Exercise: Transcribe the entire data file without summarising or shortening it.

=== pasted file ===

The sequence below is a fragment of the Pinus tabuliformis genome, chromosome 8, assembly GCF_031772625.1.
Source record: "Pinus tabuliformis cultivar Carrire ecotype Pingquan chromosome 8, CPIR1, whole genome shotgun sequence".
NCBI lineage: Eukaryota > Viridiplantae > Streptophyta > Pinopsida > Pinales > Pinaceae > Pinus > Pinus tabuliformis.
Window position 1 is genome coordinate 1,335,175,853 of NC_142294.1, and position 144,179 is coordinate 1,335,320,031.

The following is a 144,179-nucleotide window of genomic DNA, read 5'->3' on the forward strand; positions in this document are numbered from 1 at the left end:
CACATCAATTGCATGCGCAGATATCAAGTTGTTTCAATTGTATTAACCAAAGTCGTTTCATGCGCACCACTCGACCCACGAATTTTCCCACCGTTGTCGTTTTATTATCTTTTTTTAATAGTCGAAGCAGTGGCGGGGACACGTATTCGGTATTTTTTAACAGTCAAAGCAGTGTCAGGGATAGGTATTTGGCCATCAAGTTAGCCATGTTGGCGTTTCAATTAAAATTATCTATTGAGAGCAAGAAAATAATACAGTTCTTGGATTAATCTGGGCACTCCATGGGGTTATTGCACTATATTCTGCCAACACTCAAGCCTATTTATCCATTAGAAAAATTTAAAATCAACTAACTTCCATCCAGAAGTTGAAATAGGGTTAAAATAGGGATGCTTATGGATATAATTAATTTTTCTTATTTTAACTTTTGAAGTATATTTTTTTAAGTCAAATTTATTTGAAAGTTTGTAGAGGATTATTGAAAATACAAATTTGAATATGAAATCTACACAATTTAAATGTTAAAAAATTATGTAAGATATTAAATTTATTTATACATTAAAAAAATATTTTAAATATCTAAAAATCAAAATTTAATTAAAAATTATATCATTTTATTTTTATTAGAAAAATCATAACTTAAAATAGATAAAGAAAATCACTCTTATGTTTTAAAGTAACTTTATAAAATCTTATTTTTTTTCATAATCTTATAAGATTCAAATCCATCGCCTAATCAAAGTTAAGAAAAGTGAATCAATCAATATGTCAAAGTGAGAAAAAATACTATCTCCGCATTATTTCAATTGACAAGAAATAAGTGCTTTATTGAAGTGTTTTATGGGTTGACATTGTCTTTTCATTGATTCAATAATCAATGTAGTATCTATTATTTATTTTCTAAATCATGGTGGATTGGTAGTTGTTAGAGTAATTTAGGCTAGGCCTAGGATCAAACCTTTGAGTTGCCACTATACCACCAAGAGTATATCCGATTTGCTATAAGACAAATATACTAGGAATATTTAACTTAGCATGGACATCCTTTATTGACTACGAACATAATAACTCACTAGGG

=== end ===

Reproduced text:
The sequence below is a fragment of the Pinus tabuliformis genome, chromosome 8, assembly GCF_031772625.1.
Source record: "Pinus tabuliformis cultivar Carrire ecotype Pingquan chromosome 8, CPIR1, whole genome shotgun sequence".
NCBI lineage: Eukaryota > Viridiplantae > Streptophyta > Pinopsida > Pinales > Pinaceae > Pinus > Pinus tabuliformis.
Window position 1 is genome coordinate 1,335,175,853 of NC_142294.1, and position 144,179 is coordinate 1,335,320,031.

The following is a 144,179-nucleotide window of genomic DNA, read 5'->3' on the forward strand; positions in this document are numbered from 1 at the left end:
CACATCAATTGCATGCGCAGATATCAAGTTGTTTCAATTGTATTAACCAAAGTCGTTTCATGCGCACCACTCGACCCACGAATTTTCCCACCGTTGTCGTTTTATTATCTTTTTTTAATAGTCGAAGCAGTGGCGGGGACACGTATTCGGTATTTTTTAACAGTCAAAGCAGTGTCAGGGATAGGTATTTGGCCATCAAGTTAGCCATGTTGGCGTTTCAATTAAAATTATCTATTGAGAGCAAGAAAATAATACAGTTCTTGGATTAATCTGGGCACTCCATGGGGTTATTGCACTATATTCTGCCAACACTCAAGCCTATTTATCCATTAGAAAAATTTAAAATCAACTAACTTCCATCCAGAAGTTGAAATAGGGTTAAAATAGGGATGCTTATGGATATAATTAATTTTTCTTATTTTAACTTTTGAAGTATATTTTTTTAAGTCAAATTTATTTGAAAGTTTGTAGAGGATTATTGAAAATACAAATTTGAATATGAAATCTACACAATTTAAATGTTAAAAAATTATGTAAGATATTAAATTTATTTATACATTAAAAAAATATTTTAAATATCTAAAAATCAAAATTTAATTAAAAATTATATCATTTTATTTTTATTAGAAAAATCATAACTTAAAATAGATAAAGAAAATCACTCTTATGTTTTAAAGTAACTTTATAAAATCTTATTTTTTTTCATAATCTTATAAGATTCAAATCCATCGCCTAATCAAAGTTAAGAAAAGTGAATCAATCAATATGTCAAAGTGAGAAAAAATACTATCTCCGCATTATTTCAATTGACAAGAAATAAGTGCTTTATTGAAGTGTTTTATGGGTTGACATTGTCTTTTCATTGATTCAATAATCAATGTAGTATCTATTATTTATTTTCTAAATCATGGTGGATTGGTAGTTGTTAGAGTAATTTAGGCTAGGCCTAGGATCAAACCTTTGAGTTGCCACTATACCACCAAGAGTATATCCGATTTGCTATAAGACAAATATACTAGGAATATTTAACTTAGCATGGACATCCTTTATTGACTACGAACATAATAACTCACTAGGG